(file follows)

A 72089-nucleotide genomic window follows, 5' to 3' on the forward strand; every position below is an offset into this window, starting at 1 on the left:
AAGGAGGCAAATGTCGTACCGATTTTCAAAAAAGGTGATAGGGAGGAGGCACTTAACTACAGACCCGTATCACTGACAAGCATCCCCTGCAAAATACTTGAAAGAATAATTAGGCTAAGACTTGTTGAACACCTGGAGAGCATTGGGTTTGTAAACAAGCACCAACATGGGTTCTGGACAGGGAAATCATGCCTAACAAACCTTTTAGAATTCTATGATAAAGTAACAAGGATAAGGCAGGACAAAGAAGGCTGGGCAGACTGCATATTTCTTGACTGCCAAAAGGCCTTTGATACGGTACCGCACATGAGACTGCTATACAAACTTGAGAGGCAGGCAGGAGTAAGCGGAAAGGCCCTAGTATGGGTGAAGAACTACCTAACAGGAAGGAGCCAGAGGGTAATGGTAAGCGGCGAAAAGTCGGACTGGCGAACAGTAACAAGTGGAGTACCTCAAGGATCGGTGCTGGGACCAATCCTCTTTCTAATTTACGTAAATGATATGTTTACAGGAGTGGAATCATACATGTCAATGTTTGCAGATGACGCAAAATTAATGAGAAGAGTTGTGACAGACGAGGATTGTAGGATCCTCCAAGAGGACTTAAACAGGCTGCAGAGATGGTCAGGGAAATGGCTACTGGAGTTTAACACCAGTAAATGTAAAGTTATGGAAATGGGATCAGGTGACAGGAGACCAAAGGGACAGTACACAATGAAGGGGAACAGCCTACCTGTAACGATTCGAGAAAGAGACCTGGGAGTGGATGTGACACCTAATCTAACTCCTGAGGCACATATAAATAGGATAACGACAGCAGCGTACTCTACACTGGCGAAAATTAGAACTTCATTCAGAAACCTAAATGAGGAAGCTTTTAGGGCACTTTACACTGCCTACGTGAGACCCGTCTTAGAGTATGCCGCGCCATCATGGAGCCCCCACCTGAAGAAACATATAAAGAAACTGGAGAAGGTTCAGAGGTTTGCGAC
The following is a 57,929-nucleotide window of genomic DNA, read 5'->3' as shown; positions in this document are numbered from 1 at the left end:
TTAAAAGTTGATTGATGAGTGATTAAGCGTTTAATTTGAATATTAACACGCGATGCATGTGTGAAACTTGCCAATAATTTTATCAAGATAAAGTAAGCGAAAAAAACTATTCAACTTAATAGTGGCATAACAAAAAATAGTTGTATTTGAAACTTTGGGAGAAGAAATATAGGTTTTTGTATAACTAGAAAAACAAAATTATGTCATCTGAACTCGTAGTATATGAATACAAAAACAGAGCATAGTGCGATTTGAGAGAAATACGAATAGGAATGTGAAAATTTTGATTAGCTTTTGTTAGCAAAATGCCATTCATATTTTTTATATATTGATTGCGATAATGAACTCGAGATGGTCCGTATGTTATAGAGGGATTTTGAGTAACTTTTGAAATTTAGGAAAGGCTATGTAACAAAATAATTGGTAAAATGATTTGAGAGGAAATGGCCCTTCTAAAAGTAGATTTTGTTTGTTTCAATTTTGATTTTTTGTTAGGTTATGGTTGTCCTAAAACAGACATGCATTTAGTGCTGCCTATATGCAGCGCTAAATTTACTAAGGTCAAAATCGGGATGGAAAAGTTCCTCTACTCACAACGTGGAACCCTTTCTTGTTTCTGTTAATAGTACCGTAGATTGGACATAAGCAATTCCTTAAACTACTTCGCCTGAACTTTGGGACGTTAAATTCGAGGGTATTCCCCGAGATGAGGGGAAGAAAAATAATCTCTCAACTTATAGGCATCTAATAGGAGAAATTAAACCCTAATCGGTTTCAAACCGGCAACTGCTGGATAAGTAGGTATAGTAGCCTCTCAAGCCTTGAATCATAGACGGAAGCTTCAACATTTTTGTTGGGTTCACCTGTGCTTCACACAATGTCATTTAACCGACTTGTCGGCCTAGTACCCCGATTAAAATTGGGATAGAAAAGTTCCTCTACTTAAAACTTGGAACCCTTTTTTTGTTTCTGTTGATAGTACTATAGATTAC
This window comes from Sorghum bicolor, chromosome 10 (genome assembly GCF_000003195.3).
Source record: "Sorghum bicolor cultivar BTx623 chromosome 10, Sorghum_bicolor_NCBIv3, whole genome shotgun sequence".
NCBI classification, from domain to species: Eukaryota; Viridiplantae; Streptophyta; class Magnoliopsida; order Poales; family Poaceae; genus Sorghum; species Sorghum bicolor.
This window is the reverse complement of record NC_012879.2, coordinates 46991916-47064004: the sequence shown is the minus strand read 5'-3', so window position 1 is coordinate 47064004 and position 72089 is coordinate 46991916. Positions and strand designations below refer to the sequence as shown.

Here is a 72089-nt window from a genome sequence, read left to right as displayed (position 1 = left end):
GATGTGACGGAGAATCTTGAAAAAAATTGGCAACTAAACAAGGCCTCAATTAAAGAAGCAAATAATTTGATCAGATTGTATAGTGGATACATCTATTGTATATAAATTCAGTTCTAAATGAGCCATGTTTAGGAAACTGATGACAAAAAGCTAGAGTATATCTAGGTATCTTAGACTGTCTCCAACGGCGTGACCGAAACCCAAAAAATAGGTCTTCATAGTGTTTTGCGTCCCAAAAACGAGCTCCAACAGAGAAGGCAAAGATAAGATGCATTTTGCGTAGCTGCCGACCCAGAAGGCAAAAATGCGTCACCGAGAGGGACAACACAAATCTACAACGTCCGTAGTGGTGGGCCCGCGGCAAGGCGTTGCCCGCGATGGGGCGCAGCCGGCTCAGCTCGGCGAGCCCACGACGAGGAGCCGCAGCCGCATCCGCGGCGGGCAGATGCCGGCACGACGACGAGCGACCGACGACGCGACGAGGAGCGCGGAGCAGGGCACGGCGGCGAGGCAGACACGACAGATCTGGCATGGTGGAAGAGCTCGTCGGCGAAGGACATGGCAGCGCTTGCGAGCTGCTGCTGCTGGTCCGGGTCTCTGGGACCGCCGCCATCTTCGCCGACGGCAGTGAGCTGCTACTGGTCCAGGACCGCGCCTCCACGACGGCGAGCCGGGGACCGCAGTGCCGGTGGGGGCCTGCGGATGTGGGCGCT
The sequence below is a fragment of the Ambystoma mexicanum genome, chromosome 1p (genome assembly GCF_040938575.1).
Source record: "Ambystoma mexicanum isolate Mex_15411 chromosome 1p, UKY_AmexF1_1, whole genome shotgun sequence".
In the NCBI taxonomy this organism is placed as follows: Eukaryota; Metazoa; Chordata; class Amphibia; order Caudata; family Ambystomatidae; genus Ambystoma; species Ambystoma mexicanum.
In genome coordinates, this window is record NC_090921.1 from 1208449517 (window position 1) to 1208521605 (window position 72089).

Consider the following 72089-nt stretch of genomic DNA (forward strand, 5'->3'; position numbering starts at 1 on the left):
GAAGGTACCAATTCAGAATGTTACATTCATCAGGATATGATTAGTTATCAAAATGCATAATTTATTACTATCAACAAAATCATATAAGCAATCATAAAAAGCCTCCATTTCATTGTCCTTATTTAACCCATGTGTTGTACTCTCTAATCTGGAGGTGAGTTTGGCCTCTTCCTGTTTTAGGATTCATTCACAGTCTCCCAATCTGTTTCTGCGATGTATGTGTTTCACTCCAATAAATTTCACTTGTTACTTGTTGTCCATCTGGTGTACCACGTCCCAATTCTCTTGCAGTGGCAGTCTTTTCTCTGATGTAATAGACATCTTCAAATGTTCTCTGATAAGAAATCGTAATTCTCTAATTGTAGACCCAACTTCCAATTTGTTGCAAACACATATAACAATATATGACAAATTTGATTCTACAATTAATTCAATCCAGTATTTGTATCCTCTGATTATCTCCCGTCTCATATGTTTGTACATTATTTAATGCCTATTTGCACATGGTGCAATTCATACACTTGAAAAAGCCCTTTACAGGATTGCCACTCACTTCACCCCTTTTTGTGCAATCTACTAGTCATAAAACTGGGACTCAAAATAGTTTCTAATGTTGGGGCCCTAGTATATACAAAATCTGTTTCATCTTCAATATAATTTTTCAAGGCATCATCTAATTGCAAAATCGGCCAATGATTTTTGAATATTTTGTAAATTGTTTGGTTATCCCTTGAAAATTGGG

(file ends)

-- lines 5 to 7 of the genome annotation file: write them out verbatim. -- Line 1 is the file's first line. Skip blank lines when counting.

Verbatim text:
This window comes from Sorghum bicolor, chromosome 10 (genome assembly GCF_000003195.3).
Source record: "Sorghum bicolor cultivar BTx623 chromosome 10, Sorghum_bicolor_NCBIv3, whole genome shotgun sequence".
NCBI classification, from domain to species: Eukaryota; Viridiplantae; Streptophyta; class Magnoliopsida; order Poales; family Poaceae; genus Sorghum; species Sorghum bicolor.